‘New law cannot cure past breach’

February 22, 2018 12:00 am | Updated 05:09 am IST - NEW DELHI

Judge’s remark comes after petitioners dub pre-2016 data collection unlawful

The Aadhaar law came into existence in 2016.

The Aadhaar law came into existence in 2016.

Mere absence of a law can be cured by subsequently enacting one with a retroactive effect, but this new law cannot cure “breaches” that occurred prior to it, Justice D.Y. Chandrachud observed orally during a Constitution Bench hearing in the Aadhaar challenge.

The judge, who is a part of the Constitution Bench led by Chief Justice Dipak Misra, was referring to the mass collection of personal data from citizens during the pre-Aadhaar Act years from 2009 to 2016. The Aadhaar law came into existence in 2016.

The judge was responding to submissions made by senior advocate Gopal Subramanium, for petitioners, that the subsequent enactment of Aadhaar Act in 2016 cannot cure the “complete invasion of privacy” which occurred in the pre-statute years of the Aadhaar scheme.

‘Rights violated’

“There is no embargo on the government to cure the deficiency of absence of law by enacting a legislation subsequently. A breach because of the absence of law can be cured by enacting a law. But, on the other hand, if there are other breaches on fundamental rights, we have to see whether this curative law (Aadhaar Act) can cure those breaches,” Justice Chandrachud addressed Mr. Subramanium.

He said the abrogation of fundamental rights which occurred during the collection of personal information during the pre-Aadhaar Act years was a “choate act” in itself.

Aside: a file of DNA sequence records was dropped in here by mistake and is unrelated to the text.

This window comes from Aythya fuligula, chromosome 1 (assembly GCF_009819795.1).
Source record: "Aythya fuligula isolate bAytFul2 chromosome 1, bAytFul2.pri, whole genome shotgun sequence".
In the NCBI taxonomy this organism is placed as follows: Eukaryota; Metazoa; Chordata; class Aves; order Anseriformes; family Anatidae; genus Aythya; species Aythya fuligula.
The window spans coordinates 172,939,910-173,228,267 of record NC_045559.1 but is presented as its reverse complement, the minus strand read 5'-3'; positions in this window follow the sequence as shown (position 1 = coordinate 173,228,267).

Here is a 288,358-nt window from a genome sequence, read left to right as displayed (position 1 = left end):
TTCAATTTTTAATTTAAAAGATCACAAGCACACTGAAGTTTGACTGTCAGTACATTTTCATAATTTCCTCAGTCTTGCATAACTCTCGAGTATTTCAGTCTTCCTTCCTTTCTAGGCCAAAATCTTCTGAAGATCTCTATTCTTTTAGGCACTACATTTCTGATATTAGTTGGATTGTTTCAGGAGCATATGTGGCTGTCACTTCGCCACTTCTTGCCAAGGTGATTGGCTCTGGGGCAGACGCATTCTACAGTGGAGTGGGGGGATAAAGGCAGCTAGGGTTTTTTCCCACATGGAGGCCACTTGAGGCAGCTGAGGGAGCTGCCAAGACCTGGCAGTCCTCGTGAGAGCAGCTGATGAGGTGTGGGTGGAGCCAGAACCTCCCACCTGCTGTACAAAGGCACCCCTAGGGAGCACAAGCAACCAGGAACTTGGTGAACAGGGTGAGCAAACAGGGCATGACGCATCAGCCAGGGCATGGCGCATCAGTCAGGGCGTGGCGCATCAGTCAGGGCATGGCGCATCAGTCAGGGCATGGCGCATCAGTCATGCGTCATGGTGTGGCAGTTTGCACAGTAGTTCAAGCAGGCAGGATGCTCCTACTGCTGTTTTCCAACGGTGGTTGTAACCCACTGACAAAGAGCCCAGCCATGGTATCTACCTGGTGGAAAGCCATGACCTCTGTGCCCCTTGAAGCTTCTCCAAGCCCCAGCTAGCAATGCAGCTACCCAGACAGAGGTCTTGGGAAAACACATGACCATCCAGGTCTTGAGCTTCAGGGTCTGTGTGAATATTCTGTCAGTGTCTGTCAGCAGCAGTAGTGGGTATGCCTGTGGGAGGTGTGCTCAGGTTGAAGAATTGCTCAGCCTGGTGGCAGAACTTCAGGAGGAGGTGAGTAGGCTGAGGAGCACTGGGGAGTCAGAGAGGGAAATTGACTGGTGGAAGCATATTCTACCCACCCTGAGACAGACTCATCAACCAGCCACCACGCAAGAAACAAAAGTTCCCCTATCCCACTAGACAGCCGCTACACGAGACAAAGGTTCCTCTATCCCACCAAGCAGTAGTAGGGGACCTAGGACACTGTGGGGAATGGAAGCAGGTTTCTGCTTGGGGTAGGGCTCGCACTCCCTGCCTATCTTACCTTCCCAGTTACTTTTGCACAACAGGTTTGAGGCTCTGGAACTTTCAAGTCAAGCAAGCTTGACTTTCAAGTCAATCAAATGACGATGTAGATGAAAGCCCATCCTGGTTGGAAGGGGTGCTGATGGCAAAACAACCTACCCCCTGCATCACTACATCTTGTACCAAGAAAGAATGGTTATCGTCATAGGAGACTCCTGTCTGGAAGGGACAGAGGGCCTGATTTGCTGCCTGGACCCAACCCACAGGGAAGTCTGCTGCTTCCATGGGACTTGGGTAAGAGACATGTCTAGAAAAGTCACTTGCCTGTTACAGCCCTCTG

“There was no voluntariness on the part of the citizen in its true sense, all the purposes for the collection and use of the personal information was not conveyed to him, the information was open to be shared among other entities, including private parties. All this made the collection of data unlawful,” Mr. Subramanium argued.

He claimed that the Aadhaar Act itself was “violative of fundamental rights”. “No Act can retroactively protect fundamental right. There cannot be a retroactive assertion of substantial and procedural reasonableness... That is, the Act cannot ratify anything illegal,” Mr. Subramanium submitted.

“The enactment of 2016 cannot cure the breaches that happened prior to it,” Justice Chandrachud observed.

Top News Today

Sign in to unlock member-only benefits!
  • Access 10 free stories every month
  • Save stories to read later
  • Access to comment on every story
  • Sign-up/manage your newsletter subscriptions with a single click
  • Get notified by email for early access to discounts & offers on our products
Sign in


Comments have to be in English, and in full sentences. They cannot be abusive or personal. Please abide by our community guidelines for posting your comments.

We have migrated to a new commenting platform. If you are already a registered user of The Hindu and logged in, you may continue to engage with our articles. If you do not have an account please register and login to post comments. Users can access their older comments by logging into their accounts on Vuukle.